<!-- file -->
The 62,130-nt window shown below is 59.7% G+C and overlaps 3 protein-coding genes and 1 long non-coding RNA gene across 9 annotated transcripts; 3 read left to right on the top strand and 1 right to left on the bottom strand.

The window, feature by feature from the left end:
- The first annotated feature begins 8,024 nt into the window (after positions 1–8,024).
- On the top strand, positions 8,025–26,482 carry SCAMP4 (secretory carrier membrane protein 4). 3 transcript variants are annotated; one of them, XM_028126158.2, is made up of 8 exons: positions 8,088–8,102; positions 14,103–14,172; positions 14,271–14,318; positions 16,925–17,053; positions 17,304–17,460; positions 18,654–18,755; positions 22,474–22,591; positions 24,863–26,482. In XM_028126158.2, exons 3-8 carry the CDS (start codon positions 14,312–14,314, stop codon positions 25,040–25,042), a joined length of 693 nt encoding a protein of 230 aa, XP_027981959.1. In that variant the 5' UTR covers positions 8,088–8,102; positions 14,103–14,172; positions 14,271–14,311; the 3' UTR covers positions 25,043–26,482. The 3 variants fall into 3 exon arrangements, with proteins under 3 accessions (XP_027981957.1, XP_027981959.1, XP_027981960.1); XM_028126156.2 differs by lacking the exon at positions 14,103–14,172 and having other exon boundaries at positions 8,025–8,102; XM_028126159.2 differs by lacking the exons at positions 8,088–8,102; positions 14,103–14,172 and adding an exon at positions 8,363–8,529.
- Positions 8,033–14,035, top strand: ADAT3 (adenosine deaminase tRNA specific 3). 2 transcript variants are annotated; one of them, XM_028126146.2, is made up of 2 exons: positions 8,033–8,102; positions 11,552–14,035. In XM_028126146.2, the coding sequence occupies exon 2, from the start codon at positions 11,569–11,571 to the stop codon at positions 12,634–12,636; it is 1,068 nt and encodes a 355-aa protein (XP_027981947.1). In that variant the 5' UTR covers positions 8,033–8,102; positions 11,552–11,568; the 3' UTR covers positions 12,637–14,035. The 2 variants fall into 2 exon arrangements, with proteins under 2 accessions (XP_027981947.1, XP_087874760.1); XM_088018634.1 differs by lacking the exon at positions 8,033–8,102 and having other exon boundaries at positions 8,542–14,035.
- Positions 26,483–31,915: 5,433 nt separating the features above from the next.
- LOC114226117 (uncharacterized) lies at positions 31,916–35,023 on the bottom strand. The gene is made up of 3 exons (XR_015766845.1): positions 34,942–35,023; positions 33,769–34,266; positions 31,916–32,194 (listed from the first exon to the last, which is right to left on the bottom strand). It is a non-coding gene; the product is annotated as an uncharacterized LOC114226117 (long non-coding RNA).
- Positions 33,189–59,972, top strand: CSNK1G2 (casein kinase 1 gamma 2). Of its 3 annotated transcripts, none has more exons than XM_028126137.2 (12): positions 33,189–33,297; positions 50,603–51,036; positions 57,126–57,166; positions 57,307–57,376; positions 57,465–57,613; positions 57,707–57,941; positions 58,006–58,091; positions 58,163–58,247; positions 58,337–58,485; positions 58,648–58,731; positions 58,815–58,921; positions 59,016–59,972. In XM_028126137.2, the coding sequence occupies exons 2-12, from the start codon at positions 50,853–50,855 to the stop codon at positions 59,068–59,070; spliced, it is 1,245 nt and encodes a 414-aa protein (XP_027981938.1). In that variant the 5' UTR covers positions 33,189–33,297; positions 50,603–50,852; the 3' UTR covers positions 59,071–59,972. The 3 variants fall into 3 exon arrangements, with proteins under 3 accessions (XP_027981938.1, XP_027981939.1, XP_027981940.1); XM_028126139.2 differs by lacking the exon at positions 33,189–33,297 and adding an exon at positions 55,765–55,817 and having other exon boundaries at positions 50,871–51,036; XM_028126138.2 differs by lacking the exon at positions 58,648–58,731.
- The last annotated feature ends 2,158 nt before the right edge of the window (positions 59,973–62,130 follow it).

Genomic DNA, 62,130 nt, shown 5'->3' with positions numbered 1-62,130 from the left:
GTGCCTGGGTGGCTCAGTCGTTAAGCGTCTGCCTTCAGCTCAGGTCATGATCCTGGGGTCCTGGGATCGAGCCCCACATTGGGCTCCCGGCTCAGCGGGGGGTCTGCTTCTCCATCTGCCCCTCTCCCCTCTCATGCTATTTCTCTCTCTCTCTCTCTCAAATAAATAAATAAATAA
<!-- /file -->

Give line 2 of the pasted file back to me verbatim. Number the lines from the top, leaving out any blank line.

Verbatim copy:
The window, feature by feature from the left end: